Immunity Good, Immunization Bad?

Immunity Good, Immunization Bad?

In the George Orwell classic political satire Animal Farm, compliant sheep were taught to chant the phrase, “Four legs good, two legs baaaad.” Later, when the allegorical leaders became selfish and human-like, the same sheep were coerced into switching to “four legs good, two legs better.”

The book is a biting commentary on the dangerous power of a totalitarian state (i.e., Joseph Stalin’s socialist Russia, in Animal Farm) to get subjects to do the will of a tyrant.

This literary warning came to mind again recently when I was thinking about some absurdities of modern U.S. politics.

Immunity for Presidents: Good or Baaaad?

The Supreme Court decision expected this week in U.S. v. Trump is what started my thinking. To generalize, Donald Trump fans are chanting “presidential immunity good.” They are outraged that he might be prosecuted for his actions on January 6, 2021. Meanwhile, Trump’s political enemies are convinced that he led an insurrection and must go to jail for it.

Both sets of partisans, following their leaders, continually repeat their simplistic maxims. “If given absolute immunity, a president could order the Navy Seals to assassinate his domestic opponents without accountability,” the anti-Trumpers drone. “Without immunity, a president could be prosecuted for sending soldiers into harm’s way – and everything else he does,” the Trumpians retort.

What bothers me is the patent politicization of a difficult, complex legal question like presidential immunity. Really, do we have to be unquestionably for or against the concept based solely on whether our ox or the other side’s ox is being gored? Must we be so sure the justices are conflicted, biased, or “activists” due to their view of this constitutional issue?  Can we truly presume to know which decision would be legally correct because we know who may benefit in this one current case?

Whether you will be pleased or upset by the Supreme Court’s decision in the next few days, I say two things. The first is to calm down, as this too shall pass. If your side loses the case, just maybe the court majority will have gotten it right. Perhaps it won’t be the end of the world, or even the death of America. On the other hand, if your personal desires are rewarded, I’m sorry to throw cold water on you, but the day may come when you regret the outcome. Worms turn, pendulums swing, and dogs have their days.

My second message relates to the lens through which we view the world. Even though this blog is named Principle Based Politics, I will be the first to tell you that politics is not everything. Nor is it the only thing. Unlike in football (according to the famous coaching adage), even winning in politics is neither everything nor the only thing.

Let’s all stop being in favor of or opposed to judicial outcomes based on which way they cut in near-term politics. That includes presidential immunity.

Immunization Against Disease: Same Question

Opinions about immunity – while equally strongly held – reverse when it comes to immunization programs. Think covid shots, circa 2021.

During my congressional campaign this winter, I attended a large meeting at which a speaker began with, “I am proud to say I never once took the covid vaccine.” The Trump-loving crowd erupted in applause at the speaker’s proclaimed courage in standing up to the Democratic powers that be. Although their political hero himself had switched gears often between expediting vaccines through “Operation Warp Speed,” to tweeting out “LIBERATE MINNESOTA,” to enabling Dr. Anthony Fauci, to undermining mask use and lock-downs, to promoting alternative immunizations and treatments like hydroxychloroquine, it is fair to say that strident pro-Trump and anti-vax opinions often do go hand-in-hand today.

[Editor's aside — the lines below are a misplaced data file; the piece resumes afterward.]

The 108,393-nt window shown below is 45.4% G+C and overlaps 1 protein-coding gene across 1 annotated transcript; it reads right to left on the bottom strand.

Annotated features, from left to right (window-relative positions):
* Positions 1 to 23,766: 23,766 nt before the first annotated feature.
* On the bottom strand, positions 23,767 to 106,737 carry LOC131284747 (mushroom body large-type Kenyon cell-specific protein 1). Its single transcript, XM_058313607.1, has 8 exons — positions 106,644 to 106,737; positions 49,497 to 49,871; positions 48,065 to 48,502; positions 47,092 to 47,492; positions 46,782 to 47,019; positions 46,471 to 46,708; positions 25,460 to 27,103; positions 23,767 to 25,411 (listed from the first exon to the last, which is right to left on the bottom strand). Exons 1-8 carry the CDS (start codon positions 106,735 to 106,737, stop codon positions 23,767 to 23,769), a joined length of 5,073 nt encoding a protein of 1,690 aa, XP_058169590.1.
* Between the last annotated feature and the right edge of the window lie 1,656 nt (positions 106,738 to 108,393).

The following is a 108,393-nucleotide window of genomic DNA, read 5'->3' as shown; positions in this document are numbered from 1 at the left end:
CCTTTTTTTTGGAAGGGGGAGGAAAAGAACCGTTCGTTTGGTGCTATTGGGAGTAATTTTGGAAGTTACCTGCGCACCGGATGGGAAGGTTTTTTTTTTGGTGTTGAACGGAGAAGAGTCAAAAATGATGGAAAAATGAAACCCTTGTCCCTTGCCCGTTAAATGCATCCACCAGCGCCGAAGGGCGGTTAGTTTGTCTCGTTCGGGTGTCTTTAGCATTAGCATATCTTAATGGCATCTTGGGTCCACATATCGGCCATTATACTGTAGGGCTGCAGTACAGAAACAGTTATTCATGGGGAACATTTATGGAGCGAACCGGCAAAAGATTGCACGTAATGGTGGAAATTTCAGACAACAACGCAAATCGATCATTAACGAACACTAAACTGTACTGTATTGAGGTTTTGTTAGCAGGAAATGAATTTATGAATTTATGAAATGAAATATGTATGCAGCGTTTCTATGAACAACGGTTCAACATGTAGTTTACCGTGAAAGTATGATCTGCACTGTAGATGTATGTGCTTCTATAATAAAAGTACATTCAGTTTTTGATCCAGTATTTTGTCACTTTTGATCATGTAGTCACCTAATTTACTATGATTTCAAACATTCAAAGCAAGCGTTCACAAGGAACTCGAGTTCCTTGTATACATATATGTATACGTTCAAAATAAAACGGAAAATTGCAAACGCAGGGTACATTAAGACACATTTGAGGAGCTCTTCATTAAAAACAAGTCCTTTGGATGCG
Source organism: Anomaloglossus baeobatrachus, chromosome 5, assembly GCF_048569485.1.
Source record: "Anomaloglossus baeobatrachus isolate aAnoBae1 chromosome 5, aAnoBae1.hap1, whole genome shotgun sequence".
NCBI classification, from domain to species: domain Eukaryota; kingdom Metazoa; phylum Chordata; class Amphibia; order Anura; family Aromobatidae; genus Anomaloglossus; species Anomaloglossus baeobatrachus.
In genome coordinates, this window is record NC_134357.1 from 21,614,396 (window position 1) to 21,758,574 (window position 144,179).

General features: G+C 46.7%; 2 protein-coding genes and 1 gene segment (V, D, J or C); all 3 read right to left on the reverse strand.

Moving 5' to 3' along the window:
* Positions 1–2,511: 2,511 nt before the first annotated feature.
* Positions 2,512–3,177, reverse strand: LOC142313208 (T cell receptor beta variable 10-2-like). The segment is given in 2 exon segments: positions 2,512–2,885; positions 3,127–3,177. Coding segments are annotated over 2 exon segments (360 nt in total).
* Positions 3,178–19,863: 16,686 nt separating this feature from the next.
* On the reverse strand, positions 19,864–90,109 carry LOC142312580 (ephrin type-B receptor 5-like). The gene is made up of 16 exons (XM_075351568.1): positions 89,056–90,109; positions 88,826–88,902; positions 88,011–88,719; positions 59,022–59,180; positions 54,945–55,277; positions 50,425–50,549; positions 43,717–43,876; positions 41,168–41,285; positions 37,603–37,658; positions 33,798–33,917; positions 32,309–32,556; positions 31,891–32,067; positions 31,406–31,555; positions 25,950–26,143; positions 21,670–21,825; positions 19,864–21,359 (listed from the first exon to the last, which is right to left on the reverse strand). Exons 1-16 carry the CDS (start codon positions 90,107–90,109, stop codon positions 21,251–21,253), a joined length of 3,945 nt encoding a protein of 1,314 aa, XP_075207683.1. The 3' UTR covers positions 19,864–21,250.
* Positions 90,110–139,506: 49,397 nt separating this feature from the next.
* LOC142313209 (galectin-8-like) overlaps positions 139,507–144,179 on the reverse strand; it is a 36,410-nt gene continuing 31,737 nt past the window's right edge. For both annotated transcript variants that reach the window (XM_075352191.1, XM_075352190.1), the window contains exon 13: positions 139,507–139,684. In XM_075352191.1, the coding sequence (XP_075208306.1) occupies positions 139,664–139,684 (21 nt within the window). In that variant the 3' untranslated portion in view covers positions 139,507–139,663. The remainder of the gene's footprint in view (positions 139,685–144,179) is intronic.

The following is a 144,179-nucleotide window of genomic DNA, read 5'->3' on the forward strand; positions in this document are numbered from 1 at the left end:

Meanwhile, the aforementioned Democrats maintain that Trump “botched America’s covid response” and led his flock into unnecessary misery/death through his ultimate perceived opposition to the vaccines.

I won’t belabor the point. I think it is obvious that politicization of medical issues such as mass immunization is at least equally as unhelpful as is politicization of judicial issues like presidential immunity.

In Orwellian terms, be cautious about being a flock of sheep bleating in unison to any cadence dictated by your political leaders.

Written by Quentin R. Wittrock, founder of Principle Based Politics. 

Look for his posts each week, as this blog will explore and promote the idea of principle in politics, both as to individual elected leaders and our federal government as an institution.

Principle Based Politics does not endorse or support any particular political candidate or party.

  • James Loerts
    Posted at 15:54h, 25 June

    Whatever the outcome of the presidential immunity case this week there will be massive bleating by whoever does not get all they want.

  • Jeff Newell
    Posted at 18:32h, 25 June

    An excellent blog Quentin!
    I try to remind myself to look at politics from 40,000 ft. to try to be more objective.
    Both sides have their dedicated followers that would jump into pool of sharks if their political side told them to do so. Being so dedicated to one side is not good, in my opinion. It seems many have joined a political “cult” by so strongly backing one party or the other……..sometimes the Church has been replaced by these strong political stances.
    Some truly believe that if their political party had total control, then everything would be alright and all their concerns would be alleviated.
    I believe we should all try to do the best we can to help at the local level rather than wait for the federal government to solve all our problems. We’re going to be very disappointed waiting for the federal government to solve all our issues.